This bill is no native born Hoosier idea. It tracks key provisions of "model" legislation secretly voted on by corporations and politicians on a task force of the American Legislative Exchange Council (ALEC).

Support Hoosiers Not Special InterestsAlthough ALEC calls itself the largest organization of state legislators, it is bankrolled by some of the biggest global corporations in the world, such as Koch Industries, Exxon Mobil, and other companies from outside of Indiana. About 99% of the funding for ALEC's operations come from corporations and sources other than legislative dues, which are $50 per year. ALEC legislators often introduce legislation, voted on behind closed doors by ALEC corporations and politicians, cleansed of any reference to the fact that the bills were pre-approved and pre-voted on by corporations. The current corporate co-chair for Indiana is the North Carolina-based Duke Energy Company, which is tasked by ALEC with raising money from corporations for "scholarships" for ALEC politicians to attend vacation conventions at fancy resorts with schmooze and booze events with corporate lobbyists.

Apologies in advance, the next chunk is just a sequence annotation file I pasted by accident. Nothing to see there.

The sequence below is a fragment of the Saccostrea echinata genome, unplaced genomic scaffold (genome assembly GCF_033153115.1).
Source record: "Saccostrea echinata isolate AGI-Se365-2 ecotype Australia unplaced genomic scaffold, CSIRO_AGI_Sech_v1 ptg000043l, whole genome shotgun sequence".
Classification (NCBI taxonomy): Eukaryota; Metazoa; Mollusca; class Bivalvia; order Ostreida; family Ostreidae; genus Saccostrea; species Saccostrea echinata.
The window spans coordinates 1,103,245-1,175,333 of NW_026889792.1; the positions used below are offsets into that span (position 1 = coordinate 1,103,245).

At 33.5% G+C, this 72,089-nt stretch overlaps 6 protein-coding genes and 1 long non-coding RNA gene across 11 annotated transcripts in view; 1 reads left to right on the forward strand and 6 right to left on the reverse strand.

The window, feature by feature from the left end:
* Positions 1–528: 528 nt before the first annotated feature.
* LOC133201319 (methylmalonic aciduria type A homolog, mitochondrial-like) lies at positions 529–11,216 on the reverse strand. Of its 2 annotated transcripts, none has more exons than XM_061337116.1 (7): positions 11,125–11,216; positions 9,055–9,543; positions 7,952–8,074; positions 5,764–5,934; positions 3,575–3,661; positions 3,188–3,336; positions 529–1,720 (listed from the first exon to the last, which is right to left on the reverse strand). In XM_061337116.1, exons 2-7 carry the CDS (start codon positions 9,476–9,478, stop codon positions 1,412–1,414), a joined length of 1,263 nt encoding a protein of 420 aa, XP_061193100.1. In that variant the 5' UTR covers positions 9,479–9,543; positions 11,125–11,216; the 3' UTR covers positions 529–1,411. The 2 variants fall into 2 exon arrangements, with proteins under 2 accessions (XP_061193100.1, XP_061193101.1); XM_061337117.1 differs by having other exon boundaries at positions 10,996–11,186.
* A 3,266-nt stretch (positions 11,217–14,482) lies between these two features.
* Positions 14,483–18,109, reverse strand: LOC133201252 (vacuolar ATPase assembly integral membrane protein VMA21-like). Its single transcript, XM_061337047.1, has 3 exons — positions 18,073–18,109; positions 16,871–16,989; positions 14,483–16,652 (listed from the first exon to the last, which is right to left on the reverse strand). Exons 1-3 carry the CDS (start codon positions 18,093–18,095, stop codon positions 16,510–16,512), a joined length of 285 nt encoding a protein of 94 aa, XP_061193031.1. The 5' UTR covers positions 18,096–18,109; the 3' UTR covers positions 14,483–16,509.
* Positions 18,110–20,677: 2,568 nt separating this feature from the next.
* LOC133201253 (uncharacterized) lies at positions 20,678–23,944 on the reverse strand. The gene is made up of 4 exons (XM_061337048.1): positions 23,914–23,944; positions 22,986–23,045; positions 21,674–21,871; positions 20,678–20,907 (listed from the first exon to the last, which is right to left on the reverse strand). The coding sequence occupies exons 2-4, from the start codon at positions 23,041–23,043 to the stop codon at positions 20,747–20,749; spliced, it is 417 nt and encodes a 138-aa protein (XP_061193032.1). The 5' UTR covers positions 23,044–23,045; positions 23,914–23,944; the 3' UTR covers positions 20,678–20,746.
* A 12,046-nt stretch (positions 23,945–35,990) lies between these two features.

Duke Energy came under fire last year in Indiana for trying to pass off onto customers hundreds of millions in over-budget costs for the Edwardsport Plant in Knox County. That coal gasification plant has gone so far over budget, to the tune of a billion dollars, that the state of Indiana has been looking into whether there was fraud or concealment. Duke has also been called out for paying no net taxes between 2008 and 2010 on over $5 billion in pre-tax profits, according to the Corporate Tax Dodgers Report of the Citizens for Tax Justice (which is uploaded below).